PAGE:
Renewed calls to tax dairy emissions and cut the national herd by up to one third are among several ways to curb New Zealand’s greenhouse gasses, a new report says.
The Net zero in New Zealand report, commissioned from UK-based company Vivid Economics, stated almost half of our greenhouse gasses came from biological emissions.
However, Federated Farmers national vice-president Anders Crofoot said the idea of an emissions tax on agriculture had been considered previously, but was deemed too expensive.
The report suggested cutting overall animal numbers by 20-35 per cent, but Crofoot said this would be unpalatable to farmers and the economy until there was an alternative to dairying that would bring in similar cash.
Vivid Economics managing director John Ward said New Zealand was unique for having a low-carbon energy sector.
Agriculture accounts for the highest percentage of total emissions of any developed country.
“New Zealand looks today like a lot of other OECD countries are likely to look like in 20 or 30 years time. A lot of them have a carbon-intensive energy stock and are really heavily focusing on that to bring emissions down, and to look at agriculture later,” Ward said.
The research explored how to achieve a carbon-neutral economy by 2050, as set out by the Paris Climate Agreement.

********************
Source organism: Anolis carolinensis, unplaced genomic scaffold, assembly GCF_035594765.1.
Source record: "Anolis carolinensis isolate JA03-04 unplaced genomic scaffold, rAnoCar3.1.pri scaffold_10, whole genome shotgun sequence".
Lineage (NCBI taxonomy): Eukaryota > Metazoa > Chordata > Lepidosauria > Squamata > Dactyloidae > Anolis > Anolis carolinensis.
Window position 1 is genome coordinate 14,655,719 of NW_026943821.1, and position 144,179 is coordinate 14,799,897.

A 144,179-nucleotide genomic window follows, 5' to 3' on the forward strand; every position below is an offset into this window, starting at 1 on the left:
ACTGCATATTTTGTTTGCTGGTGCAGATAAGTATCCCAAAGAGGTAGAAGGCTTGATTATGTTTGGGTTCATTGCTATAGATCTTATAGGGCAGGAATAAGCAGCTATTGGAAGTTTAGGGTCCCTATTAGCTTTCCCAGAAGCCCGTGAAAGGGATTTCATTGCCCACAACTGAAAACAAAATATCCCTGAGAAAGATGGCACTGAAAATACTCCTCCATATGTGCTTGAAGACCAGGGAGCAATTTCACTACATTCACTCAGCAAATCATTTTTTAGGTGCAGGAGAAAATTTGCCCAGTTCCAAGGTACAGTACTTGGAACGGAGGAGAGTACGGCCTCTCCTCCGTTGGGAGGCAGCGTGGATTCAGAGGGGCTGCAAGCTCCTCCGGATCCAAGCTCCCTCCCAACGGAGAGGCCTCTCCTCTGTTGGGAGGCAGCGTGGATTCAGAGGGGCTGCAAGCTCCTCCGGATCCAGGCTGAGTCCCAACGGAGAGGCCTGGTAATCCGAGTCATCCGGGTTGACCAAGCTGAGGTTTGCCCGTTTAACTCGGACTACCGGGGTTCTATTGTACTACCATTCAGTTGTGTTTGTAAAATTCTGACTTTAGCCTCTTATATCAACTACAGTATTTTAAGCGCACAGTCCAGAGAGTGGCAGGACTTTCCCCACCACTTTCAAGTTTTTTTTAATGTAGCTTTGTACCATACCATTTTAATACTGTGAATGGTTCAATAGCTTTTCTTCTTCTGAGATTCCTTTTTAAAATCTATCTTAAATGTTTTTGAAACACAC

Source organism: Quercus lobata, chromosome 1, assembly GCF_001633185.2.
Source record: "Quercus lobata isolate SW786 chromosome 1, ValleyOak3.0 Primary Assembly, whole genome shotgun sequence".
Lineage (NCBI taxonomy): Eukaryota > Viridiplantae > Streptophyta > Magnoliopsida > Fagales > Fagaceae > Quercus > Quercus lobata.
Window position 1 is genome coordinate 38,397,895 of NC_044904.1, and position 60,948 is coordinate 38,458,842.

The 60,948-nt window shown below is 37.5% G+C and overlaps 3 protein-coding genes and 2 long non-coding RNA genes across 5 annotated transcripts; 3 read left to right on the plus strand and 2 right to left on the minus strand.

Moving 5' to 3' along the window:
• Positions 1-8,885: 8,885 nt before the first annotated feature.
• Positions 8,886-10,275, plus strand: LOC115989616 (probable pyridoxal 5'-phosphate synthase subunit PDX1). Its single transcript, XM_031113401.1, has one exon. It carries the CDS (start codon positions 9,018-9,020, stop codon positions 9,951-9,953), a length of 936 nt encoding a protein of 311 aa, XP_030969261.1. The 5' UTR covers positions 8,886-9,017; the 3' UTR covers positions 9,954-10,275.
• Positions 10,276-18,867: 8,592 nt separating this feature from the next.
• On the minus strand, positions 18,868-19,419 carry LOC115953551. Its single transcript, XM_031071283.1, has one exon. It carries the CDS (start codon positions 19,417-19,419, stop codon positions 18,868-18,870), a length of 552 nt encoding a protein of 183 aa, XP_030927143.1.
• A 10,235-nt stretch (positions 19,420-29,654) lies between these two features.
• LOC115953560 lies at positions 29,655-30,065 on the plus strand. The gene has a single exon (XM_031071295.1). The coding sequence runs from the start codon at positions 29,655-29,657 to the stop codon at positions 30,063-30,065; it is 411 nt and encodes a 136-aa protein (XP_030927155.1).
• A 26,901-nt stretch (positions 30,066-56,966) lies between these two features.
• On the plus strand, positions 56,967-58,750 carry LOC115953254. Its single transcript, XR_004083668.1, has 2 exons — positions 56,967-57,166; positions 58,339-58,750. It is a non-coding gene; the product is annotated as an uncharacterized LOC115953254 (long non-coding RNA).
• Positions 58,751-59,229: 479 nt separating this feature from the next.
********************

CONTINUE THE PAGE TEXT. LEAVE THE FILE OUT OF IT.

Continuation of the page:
Changing land use patterns would be among the biggest factors in deciding whether New Zealand succeeded or failed in achieving its emission goals, Ward said.
“That’s away from agriculture, towards horticulture, crops or forestry. Those trends are gradual, we’re not saying you have to go out and shoot your cows tomorrow.”
Three general recommendations were made to give policymakers a proposed blueprint for the future.
The first recommended the country focused on using low-cost emission-reduction opportunities but not make significant changes to land use. This would result in projected emissions reductions of less than one per cent each year leading up to 2050.
The second saw New Zealand make use of emerging technology and move away from pastoral agriculture, reducing animal numbers by up to a third, resulting in an annual reduction of 3-4 per cent in the same period.
Finally the ‘resourceful’ pathway relied on planting trees to offset residual emissions. An extra 1.6 million hectares of forest would reduce emissions by around 3 per cent annually.